As a solution to the months-long budget deficit, the California Governor introduced a new budget package that proposes an end to the public disclosure of investigations into misconduct by police officers.
Let’s read the news and learn what the California leader suggested about the budget package.
California Governor Proposes Rolling Back Police Transparency
In an effort to lower the state’s estimated $31.5 billion budget deficit, California Governor Gavin Newsom has proposed a budget package that includes an end to public disclosure of investigations into police misconduct by the state commission.
When a police officer engages in significant misbehavior, such as sexual assault, dishonesty, or the use of excessive force, the state must launch an investigation, revoke their badge, or suspend them.
The State Commission on Peace Officer Standards and Training is empowered to look into allegations of misbehavior against police personnel and decertify them under the prior statute. The commission must make the decertification case files available to the public, under the law.
In a press release celebrating the earlier legislation in 2021, Newsom said,” Today marks another step toward healing and justice for all. Many individuals have lost their lives due to racial profiling and excessive use of force. We cannot change what is past, but we can create accountability, root out racial injustice, and fight systemic racism. We are all indebted to the people who have persisted through their grief to continue this battle and work toward a more just future.”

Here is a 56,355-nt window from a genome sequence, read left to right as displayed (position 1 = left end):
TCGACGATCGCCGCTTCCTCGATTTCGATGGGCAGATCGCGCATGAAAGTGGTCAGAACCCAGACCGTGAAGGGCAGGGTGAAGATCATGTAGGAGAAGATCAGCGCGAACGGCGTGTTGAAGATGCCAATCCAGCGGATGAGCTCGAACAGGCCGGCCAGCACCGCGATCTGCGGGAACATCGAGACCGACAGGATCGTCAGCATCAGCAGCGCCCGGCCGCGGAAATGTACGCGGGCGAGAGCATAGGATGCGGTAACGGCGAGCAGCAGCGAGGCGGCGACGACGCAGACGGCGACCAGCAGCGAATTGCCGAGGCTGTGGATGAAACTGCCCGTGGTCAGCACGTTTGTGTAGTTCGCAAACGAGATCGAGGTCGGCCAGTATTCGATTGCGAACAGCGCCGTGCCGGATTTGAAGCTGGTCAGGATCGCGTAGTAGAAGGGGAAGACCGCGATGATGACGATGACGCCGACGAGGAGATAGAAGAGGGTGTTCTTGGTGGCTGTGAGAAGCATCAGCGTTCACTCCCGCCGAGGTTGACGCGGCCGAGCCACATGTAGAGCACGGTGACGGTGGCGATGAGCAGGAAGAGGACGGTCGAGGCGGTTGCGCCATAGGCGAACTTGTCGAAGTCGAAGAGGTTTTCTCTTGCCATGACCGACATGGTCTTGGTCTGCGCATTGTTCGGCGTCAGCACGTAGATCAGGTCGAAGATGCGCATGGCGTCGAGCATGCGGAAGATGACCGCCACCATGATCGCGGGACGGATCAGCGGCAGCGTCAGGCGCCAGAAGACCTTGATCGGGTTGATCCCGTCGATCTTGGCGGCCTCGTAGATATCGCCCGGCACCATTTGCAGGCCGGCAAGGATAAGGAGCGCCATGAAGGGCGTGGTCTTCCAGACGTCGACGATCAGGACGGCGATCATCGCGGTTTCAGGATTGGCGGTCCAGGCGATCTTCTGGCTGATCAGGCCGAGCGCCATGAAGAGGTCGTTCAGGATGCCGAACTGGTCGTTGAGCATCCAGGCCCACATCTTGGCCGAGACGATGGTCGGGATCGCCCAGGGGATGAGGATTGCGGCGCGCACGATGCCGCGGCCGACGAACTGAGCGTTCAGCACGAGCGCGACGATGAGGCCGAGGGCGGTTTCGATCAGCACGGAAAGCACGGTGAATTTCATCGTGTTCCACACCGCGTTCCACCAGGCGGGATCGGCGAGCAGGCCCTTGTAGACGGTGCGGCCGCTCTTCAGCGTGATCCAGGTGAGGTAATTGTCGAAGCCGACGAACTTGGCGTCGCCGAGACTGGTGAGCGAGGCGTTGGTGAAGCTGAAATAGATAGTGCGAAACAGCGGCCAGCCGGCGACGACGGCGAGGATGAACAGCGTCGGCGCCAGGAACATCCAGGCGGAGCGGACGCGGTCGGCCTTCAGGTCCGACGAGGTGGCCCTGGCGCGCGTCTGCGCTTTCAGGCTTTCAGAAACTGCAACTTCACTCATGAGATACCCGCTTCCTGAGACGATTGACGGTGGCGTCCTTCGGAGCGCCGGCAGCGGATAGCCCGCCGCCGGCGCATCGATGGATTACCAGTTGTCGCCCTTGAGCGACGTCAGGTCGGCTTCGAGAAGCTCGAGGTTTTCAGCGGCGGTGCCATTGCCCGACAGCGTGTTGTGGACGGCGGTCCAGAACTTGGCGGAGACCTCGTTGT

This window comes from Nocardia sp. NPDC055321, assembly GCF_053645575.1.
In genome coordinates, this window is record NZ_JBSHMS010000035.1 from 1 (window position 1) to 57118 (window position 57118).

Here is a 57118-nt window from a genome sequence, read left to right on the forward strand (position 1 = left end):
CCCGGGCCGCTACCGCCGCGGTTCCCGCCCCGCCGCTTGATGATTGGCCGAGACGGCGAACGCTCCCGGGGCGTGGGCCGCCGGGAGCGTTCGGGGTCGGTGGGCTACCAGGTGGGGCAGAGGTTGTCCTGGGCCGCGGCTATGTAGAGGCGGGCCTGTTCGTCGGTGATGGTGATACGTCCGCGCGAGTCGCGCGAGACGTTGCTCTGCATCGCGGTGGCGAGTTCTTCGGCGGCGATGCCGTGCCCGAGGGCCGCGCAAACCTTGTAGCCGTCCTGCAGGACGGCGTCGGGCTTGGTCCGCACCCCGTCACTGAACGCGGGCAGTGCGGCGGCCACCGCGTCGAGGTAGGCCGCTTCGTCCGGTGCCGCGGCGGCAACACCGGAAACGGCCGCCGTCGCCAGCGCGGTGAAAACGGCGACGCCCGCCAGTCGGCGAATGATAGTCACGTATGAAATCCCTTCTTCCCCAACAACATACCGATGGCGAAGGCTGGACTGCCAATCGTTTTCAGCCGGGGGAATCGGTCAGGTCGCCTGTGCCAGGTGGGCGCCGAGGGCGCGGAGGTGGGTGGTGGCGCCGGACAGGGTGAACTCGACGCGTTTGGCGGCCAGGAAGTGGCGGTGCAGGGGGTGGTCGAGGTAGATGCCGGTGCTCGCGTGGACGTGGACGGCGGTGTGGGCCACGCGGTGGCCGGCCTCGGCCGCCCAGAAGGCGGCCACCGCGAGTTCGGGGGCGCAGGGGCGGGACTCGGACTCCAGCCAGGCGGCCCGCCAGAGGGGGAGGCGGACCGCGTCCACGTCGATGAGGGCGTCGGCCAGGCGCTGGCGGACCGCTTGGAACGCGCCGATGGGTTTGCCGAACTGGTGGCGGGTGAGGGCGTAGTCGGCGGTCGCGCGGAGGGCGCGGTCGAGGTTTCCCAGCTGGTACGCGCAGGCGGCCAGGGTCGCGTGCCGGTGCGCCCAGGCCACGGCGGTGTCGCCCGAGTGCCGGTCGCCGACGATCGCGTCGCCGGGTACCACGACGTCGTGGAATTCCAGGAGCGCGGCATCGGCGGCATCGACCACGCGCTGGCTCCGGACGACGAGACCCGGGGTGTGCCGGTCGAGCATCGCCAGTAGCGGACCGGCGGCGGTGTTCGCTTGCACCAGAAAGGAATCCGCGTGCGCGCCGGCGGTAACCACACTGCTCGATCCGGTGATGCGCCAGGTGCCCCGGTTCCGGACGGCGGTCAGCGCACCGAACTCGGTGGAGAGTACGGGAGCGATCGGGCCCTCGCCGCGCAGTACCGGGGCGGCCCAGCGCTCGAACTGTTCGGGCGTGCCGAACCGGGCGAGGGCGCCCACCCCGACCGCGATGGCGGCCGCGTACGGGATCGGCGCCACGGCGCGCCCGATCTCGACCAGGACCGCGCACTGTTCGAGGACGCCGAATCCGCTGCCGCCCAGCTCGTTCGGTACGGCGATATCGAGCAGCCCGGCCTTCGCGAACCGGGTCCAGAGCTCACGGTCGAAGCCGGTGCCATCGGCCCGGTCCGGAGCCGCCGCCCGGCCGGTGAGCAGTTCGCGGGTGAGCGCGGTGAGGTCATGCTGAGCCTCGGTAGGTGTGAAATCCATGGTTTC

The governor’s administration has now proposed to eliminate the bill’s public transparency element. The commission asserted that the public can now get these records from local police departments.
However, the proposed bill has received criticism from public transparency advocates and criminal justice, including many stakeholders. Several groups fought for the landmark police reform bill containing these disclosure requirements.
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The law’s opponents believe that allowing these departments control over the disclosure is a huge mistake.
First Amendment Coalition Legal Director David Loy said, “California has always been a black hole for police transparency. The last thing California should be doing is taking any step backward on police transparency.”
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